Right-To-Die legislation is under consideration in nearly 20 states and the District of Columbia this year. The measures would legalize prescriptions to speed dying for terminally ill patients. California is among the states taking up the issue. Pauline Bartolone of Capital Public Radio reports from Sacramento that some people of faith are coming out in support of the cause.

PAULINE BARTOLONE: Clergy, more than a lot of people, come face-to-face with death regularly.

VERNON HOLMES: Donna, how are you feeling?

DONNA: Good.

BARTOLONE: Pastor Vernon Holmes leads a small Lutheran congregation near Sacramento. Its average age is 79. This Sunday after worship, Holmes is teaching a class about the last days of Jesus.

HOLMES: Do we really believe in the power of God to transform this world? Do we really believe in the resurrection?

BARTOLONE: Holmes describes his faith as promoting quality of life. That same faith also leads him to challenge the status quo and injustice. His congregation is part of a state organization called California Church Impact, which supports California's physician-assisted suicide bill.

HOLMES: There are things in life that are worse than death.

BARTOLONE: Holmes' experience as a founding member of a regional hospice program for the terminally ill helped him come to that conclusion. He says that people he dealt with didn't fear dying as much as losing independence, being a burden or living in constant pain. His faith is about supporting people to live free and productive lives.

HOLMES: And when that's no longer possible, and they feel that their life has come to a point of closure, and they are in the process of dying, to have some say in that process seems to be the more just approach.

BARTOLONE: Just before Holmes' class, 76-year-old Peggy Rheault says she's come to a similar conclusion as her pastor.

PEGGY RHEAULT: I don't think Jesus would want us to suffer. I think he would agree with us. It's not - to me it's not suicide. It's help.

NED DOLEJSI: We are not autonomous.

BARTOLONE: Ned Dolejsi is from the California Catholic Conference, a legislative advocacy group that represents the state's Catholic bishops. The group is against what it calls physician-assisted suicide. It fears such legislation doesn't protect or respect the most vulnerable.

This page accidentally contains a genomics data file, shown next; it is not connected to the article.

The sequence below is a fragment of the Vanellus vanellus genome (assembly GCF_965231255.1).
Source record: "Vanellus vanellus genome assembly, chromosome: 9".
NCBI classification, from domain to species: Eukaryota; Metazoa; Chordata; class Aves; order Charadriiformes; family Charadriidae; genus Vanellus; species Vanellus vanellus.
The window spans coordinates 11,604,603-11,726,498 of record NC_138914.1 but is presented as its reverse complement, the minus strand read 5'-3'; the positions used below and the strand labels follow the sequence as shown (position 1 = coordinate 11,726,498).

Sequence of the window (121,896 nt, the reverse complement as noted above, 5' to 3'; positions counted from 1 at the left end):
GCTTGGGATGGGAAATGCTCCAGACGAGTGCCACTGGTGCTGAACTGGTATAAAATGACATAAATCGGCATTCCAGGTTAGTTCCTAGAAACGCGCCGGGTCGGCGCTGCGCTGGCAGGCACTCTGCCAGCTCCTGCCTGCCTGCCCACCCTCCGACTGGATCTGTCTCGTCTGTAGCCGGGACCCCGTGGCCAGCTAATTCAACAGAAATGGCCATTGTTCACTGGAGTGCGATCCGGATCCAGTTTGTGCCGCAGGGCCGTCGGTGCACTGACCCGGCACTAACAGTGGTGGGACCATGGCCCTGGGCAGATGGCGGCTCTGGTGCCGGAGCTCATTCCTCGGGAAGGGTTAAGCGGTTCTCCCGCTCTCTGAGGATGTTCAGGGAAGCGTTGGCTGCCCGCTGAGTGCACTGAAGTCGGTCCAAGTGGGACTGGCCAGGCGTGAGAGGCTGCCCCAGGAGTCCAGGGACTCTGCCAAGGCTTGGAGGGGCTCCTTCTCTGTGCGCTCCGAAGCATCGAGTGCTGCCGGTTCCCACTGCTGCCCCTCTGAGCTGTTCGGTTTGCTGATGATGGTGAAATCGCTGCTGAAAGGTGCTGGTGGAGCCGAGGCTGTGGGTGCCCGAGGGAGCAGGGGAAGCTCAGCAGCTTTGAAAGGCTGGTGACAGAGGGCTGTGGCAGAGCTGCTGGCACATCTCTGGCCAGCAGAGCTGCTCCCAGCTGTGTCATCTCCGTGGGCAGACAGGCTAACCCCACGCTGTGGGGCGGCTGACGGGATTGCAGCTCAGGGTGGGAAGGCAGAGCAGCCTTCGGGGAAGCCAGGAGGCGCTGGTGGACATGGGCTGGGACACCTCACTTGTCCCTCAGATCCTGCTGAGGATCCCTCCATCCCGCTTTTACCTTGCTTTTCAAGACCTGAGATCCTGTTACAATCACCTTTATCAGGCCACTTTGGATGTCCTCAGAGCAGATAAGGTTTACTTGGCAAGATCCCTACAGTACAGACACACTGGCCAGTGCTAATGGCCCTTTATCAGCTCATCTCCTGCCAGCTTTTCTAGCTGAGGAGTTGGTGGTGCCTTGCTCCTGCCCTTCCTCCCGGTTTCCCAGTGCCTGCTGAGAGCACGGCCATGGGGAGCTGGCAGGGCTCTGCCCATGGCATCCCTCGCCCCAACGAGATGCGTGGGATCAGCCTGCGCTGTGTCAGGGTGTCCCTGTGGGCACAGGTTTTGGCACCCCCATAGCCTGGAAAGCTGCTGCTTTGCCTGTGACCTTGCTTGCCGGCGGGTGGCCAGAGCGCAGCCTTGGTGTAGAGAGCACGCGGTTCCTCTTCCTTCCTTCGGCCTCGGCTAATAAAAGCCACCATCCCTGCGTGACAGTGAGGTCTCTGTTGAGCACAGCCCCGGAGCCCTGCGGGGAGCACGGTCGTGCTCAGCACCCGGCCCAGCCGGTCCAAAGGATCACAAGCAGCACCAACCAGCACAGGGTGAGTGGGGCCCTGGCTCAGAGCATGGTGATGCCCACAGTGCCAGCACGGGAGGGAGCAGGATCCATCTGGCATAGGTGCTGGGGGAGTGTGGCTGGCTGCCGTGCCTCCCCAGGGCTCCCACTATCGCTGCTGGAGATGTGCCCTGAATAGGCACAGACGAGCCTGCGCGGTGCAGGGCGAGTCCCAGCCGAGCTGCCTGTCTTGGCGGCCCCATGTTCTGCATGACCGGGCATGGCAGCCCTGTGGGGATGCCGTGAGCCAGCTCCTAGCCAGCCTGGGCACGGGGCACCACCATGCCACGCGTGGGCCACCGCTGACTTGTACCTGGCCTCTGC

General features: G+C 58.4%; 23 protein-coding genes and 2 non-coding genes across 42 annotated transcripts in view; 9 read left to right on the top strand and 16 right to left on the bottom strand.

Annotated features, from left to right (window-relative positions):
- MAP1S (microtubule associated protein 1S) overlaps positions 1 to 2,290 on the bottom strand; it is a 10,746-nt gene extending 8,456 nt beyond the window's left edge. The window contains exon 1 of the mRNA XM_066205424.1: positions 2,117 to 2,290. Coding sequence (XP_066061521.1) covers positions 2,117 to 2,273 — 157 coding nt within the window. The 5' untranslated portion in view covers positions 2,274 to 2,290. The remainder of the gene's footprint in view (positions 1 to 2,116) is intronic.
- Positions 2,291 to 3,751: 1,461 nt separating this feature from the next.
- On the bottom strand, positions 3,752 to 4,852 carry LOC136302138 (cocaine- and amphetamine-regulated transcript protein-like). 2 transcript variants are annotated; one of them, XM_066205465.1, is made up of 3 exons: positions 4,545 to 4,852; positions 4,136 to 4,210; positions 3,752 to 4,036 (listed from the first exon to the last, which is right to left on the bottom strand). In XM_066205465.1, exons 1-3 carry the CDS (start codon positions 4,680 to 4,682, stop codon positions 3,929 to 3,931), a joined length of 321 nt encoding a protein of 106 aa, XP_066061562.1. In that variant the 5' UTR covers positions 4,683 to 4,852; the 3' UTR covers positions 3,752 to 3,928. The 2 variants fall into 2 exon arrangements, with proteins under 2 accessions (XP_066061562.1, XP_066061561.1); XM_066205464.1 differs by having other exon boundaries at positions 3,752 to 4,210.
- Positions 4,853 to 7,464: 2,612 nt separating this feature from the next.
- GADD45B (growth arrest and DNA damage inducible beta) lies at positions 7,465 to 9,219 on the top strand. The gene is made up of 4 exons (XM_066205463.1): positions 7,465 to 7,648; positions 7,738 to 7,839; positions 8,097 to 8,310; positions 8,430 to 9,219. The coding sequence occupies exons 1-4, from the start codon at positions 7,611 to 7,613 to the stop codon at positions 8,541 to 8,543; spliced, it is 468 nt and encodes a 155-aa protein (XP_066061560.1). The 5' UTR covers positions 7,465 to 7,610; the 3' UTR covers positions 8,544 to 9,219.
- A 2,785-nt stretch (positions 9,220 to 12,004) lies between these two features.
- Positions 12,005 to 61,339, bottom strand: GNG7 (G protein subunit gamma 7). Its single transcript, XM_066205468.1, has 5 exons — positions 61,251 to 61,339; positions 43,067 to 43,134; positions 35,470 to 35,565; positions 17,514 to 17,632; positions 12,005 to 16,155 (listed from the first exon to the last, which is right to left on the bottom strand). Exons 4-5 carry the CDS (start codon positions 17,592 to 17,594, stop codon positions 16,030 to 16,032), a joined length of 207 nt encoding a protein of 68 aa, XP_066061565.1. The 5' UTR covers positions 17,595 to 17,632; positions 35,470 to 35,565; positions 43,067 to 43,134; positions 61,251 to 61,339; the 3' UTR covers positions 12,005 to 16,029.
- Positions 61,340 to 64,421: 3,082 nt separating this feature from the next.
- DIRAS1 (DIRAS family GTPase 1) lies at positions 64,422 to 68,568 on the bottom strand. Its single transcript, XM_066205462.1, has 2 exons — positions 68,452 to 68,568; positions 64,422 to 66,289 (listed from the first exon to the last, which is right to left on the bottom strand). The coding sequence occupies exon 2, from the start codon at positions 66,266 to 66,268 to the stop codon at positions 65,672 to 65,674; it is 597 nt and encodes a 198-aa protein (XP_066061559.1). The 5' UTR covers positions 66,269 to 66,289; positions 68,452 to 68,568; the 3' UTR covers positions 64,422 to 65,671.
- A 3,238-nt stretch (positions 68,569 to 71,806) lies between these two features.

DOLEJSI: We're a social being. We're in a network of relationships and communities, so we're always concerned about the common good and how the whole society surrounding that individual is flourishing and helping that individual flourish.

BARTOLONE: Dolejsi says Catholics believe suffering is part of life and the challenge is to transform that suffering. He says if people are in pain when they're dying, they're probably getting bad medical care.

DOLEJSI: That's a challenge we should all be addressing as a society, not saying, oh, because there is this pain that then we have to allow someone to separate themselves from the rest of us and to take their own life. We should be focused on, how do we make sure no one dies in pain and no one dies alone?

BARTOLONE: Many Christian denominations officially oppose physician-aided dying. But Peg Sandeen of the Death with Dignity National Center says, on an individual level, people of faith have long supported the cause.

PEG SANDEEN: Death with Dignity is absolutely compatible with Christian views. It's about compassion. It's about love. It's about family. And those seem to be deeply held Christian values.

BARTOLONE: Faith is only one cause for debate around California's End of Life Option Act. A long list of groups on both sides are weighing in as the bill travels through the legislature. For NPR News, I'm Pauline Bartolone in Sacramento. Transcript provided by NPR, Copyright NPR.